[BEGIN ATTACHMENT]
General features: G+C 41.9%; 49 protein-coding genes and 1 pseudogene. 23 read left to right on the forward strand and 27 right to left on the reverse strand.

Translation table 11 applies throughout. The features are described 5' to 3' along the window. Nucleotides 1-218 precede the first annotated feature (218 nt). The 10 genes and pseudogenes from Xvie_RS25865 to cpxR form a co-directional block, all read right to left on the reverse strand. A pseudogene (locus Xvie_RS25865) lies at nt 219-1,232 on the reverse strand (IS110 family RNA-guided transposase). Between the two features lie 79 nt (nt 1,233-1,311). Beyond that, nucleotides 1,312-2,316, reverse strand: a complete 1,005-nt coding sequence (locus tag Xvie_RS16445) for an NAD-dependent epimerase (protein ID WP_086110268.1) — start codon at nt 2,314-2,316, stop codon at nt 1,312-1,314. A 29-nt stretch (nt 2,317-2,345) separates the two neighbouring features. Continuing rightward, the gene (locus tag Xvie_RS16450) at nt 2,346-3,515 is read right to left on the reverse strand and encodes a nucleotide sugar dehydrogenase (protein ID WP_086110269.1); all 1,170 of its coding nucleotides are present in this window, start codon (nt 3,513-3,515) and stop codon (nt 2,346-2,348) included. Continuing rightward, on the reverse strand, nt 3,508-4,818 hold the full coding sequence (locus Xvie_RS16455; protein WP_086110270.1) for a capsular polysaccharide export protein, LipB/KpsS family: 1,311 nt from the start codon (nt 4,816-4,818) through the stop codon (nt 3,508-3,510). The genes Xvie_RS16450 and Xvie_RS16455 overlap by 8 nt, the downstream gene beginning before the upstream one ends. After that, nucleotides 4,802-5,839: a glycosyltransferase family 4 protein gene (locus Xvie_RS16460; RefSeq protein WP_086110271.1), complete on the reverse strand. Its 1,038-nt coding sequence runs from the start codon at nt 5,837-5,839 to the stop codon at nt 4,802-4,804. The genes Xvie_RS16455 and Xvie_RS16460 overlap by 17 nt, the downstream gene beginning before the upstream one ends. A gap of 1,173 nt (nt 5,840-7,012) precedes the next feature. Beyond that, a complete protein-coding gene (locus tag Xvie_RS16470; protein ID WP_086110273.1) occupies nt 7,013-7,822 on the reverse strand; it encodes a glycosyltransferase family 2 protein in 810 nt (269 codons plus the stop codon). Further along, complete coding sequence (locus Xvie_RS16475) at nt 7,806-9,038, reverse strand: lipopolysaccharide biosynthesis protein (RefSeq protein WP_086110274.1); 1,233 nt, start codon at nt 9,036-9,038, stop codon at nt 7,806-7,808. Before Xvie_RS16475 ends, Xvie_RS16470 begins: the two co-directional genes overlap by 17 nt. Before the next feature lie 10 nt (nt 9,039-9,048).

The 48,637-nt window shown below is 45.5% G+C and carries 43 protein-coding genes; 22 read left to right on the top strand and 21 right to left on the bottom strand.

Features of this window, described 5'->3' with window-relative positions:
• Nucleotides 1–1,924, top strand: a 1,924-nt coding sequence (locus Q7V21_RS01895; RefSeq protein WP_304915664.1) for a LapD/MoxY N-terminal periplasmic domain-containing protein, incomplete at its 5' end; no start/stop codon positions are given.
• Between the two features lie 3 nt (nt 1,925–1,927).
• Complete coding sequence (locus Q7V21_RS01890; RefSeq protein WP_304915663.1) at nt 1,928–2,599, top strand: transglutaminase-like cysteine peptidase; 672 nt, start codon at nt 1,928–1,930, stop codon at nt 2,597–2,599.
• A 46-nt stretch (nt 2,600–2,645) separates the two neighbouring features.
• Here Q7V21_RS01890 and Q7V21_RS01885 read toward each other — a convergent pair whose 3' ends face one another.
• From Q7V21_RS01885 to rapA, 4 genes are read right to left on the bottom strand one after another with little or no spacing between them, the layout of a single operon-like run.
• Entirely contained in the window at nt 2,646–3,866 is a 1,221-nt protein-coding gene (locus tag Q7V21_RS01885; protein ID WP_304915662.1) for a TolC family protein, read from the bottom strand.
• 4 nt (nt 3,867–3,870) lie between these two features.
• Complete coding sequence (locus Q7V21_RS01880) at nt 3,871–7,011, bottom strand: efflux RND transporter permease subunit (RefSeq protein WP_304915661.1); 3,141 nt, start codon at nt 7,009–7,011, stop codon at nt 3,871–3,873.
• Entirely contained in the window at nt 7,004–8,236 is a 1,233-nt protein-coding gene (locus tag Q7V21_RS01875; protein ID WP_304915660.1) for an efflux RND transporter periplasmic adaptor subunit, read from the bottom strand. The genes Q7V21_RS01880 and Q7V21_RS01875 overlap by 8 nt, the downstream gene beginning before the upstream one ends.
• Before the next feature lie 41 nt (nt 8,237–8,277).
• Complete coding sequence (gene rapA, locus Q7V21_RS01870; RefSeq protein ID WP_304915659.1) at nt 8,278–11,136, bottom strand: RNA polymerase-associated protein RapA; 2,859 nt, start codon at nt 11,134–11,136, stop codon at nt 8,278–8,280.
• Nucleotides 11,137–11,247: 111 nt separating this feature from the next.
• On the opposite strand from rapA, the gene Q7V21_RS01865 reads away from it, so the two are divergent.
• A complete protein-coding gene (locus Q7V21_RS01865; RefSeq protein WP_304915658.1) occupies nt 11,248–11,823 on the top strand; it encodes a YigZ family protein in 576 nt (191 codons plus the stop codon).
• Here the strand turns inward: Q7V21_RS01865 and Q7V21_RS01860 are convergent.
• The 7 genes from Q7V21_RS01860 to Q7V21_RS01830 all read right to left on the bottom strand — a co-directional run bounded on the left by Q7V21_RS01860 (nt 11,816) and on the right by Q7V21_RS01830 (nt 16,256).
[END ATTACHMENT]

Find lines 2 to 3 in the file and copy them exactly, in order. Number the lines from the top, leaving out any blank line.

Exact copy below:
Translation table 11 applies throughout. The features are described 5' to 3' along the window. Nucleotides 1-218 precede the first annotated feature (218 nt). The 10 genes and pseudogenes from Xvie_RS25865 to cpxR form a co-directional block, all read right to left on the reverse strand. A pseudogene (locus Xvie_RS25865) lies at nt 219-1,232 on the reverse strand (IS110 family RNA-guided transposase). Between the two features lie 79 nt (nt 1,233-1,311). Beyond that, nucleotides 1,312-2,316, reverse strand: a complete 1,005-nt coding sequence (locus tag Xvie_RS16445) for an NAD-dependent epimerase (protein ID WP_086110268.1) — start codon at nt 2,314-2,316, stop codon at nt 1,312-1,314. A 29-nt stretch (nt 2,317-2,345) separates the two neighbouring features. Continuing rightward, the gene (locus tag Xvie_RS16450) at nt 2,346-3,515 is read right to left on the reverse strand and encodes a nucleotide sugar dehydrogenase (protein ID WP_086110269.1); all 1,170 of its coding nucleotides are present in this window, start codon (nt 3,513-3,515) and stop codon (nt 2,346-2,348) included. Continuing rightward, on the reverse strand, nt 3,508-4,818 hold the full coding sequence (locus Xvie_RS16455; protein WP_086110270.1) for a capsular polysaccharide export protein, LipB/KpsS family: 1,311 nt from the start codon (nt 4,816-4,818) through the stop codon (nt 3,508-3,510). The genes Xvie_RS16450 and Xvie_RS16455 overlap by 8 nt, the downstream gene beginning before the upstream one ends. After that, nucleotides 4,802-5,839: a glycosyltransferase family 4 protein gene (locus Xvie_RS16460; RefSeq protein WP_086110271.1), complete on the reverse strand. Its 1,038-nt coding sequence runs from the start codon at nt 5,837-5,839 to the stop codon at nt 4,802-4,804. The genes Xvie_RS16455 and Xvie_RS16460 overlap by 17 nt, the downstream gene beginning before the upstream one ends. A gap of 1,173 nt (nt 5,840-7,012) precedes the next feature. Beyond that, a complete protein-coding gene (locus tag Xvie_RS16470; protein ID WP_086110273.1) occupies nt 7,013-7,822 on the reverse strand; it encodes a glycosyltransferase family 2 protein in 810 nt (269 codons plus the stop codon). Further along, complete coding sequence (locus Xvie_RS16475) at nt 7,806-9,038, reverse strand: lipopolysaccharide biosynthesis protein (RefSeq protein WP_086110274.1); 1,233 nt, start codon at nt 9,036-9,038, stop codon at nt 7,806-7,808. Before Xvie_RS16475 ends, Xvie_RS16470 begins: the two co-directional genes overlap by 17 nt. Before the next feature lie 10 nt (nt 9,039-9,048).

The 48,637-nt window shown below is 45.5% G+C and carries 43 protein-coding genes; 22 read left to right on the top strand and 21 right to left on the bottom strand.